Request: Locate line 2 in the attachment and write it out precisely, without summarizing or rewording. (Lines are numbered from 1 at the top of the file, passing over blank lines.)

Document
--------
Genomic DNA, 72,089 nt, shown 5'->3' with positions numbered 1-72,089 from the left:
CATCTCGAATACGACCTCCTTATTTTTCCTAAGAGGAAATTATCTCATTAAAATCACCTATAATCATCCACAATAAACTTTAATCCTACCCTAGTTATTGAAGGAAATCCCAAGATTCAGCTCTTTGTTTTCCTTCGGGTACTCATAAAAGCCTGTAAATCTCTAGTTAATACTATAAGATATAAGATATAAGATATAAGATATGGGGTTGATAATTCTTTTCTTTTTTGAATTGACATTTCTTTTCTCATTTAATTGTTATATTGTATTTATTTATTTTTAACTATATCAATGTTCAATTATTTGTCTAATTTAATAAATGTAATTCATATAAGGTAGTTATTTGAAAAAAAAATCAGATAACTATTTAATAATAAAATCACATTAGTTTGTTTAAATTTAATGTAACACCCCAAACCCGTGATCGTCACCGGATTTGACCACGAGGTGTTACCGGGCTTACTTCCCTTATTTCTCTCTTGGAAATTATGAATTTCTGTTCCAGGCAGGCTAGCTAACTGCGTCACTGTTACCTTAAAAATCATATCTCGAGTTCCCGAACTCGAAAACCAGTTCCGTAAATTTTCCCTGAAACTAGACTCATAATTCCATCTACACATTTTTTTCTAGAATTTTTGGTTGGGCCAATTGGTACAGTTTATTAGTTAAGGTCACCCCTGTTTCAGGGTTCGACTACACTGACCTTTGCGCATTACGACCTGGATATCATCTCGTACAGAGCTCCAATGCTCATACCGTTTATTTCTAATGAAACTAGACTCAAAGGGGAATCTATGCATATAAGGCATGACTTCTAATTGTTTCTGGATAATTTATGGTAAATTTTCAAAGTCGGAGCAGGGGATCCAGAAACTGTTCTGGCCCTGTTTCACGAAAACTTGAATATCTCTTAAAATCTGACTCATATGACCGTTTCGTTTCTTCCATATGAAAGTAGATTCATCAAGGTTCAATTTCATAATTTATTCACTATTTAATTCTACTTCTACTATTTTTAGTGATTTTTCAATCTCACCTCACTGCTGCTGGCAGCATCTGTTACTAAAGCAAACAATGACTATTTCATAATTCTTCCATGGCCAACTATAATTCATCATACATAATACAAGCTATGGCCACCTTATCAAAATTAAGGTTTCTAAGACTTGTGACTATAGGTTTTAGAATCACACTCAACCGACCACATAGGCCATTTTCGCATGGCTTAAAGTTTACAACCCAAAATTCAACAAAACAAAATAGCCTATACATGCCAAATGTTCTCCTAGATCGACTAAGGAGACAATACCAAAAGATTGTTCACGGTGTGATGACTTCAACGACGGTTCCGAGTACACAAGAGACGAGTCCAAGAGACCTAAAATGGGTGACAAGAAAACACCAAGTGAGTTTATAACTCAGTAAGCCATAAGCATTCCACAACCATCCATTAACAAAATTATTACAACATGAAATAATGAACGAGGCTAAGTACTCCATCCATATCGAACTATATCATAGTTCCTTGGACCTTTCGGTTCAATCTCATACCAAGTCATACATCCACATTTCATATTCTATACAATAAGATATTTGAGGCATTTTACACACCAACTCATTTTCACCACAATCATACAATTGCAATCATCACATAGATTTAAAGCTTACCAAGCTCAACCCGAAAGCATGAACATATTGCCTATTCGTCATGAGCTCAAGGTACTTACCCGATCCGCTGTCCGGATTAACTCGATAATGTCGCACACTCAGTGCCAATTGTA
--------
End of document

CATCTCGAATACGACCTCCTTATTTTTCCTAAGAGGAAATTATCTCATTAAAATCACCTATAATCATCCACAATAAACTTTAATCCTACCCTAGTTATTGAAGGAAATCCCAAGATTCAGCTCTTTGTTTTCCTTCGGGTACTCATAAAAGCCTGTAAATCTCTAGTTAATACTATAAGATATAAGATATAAGATATAAGATATGGGGTTGATAATTCTTTTCTTTTTTGAATTGACATTTCTTTTCTCATTTAATTGTTATATTGTATTTATTTATTTTTAACTATATCAATGTTCAATTATTTGTCTAATTTAATAAATGTAATTCATATAAGGTAGTTATTTGAAAAAAAAATCAGATAACTATTTAATAATAAAATCACATTAGTTTGTTTAAATTTAATGTAACACCCCAAACCCGTGATCGTCACCGGATTTGACCACGAGGTGTTACCGGGCTTACTTCCCTTATTTCTCTCTTGGAAATTATGAATTTCTGTTCCAGGCAGGCTAGCTAACTGCGTCACTGTTACCTTAAAAATCATATCTCGAGTTCCCGAACTCGAAAACCAGTTCCGTAAATTTTCCCTGAAACTAGACTCATAATTCCATCTACACATTTTTTTCTAGAATTTTTGGTTGGGCCAATTGGTACAGTTTATTAGTTAAGGTCACCCCTGTTTCAGGGTTCGACTACACTGACCTTTGCGCATTACGACCTGGATATCATCTCGTACAGAGCTCCAATGCTCATACCGTTTATTTCTAATGAAACTAGACTCAAAGGGGAATCTATGCATATAAGGCATGACTTCTAATTGTTTCTGGATAATTTATGGTAAATTTTCAAAGTCGGAGCAGGGGATCCAGAAACTGTTCTGGCCCTGTTTCACGAAAACTTGAATATCTCTTAAAATCTGACTCATATGACCGTTTCGTTTCTTCCATATGAAAGTAGATTCATCAAGGTTCAATTTCATAATTTATTCACTATTTAATTCTACTTCTACTATTTTTAGTGATTTTTCAATCTCACCTCACTGCTGCTGGCAGCATCTGTTACTAAAGCAAACAATGACTATTTCATAATTCTTCCATGGCCAACTATAATTCATCATACATAATACAAGCTATGGCCACCTTATCAAAATTAAGGTTTCTAAGACTTGTGACTATAGGTTTTAGAATCACACTCAACCGACCACATAGGCCATTTTCGCATGGCTTAAAGTTTACAACCCAAAATTCAACAAAACAAAATAGCCTATACATGCCAAATGTTCTCCTAGATCGACTAAGGAGACAATACCAAAAGATTGTTCACGGTGTGATGACTTCAACGACGGTTCCGAGTACACAAGAGACGAGTCCAAGAGACCTAAAATGGGTGACAAGAAAACACCAAGTGAGTTTATAACTCAGTAAGCCATAAGCATTCCACAACCATCCATTAACAAAATTATTACAACATGAAATAATGAACGAGGCTAAGTACTCCATCCATATCGAACTATATCATAGTTCCTTGGACCTTTCGGTTCAATCTCATACCAAGTCATACATCCACATTTCATATTCTATACAATAAGATATTTGAGGCATTTTACACACCAACTCATTTTCACCACAATCATACAATTGCAATCATCACATAGATTTAAAGCTTACCAAGCTCAACCCGAAAGCATGAACATATTGCCTATTCGTCATGAGCTCAAGGTACTTACCCGATCCGCTGTCCGGATTAACTCGATAATGTCGCACACTCAGTGCCAATTGTA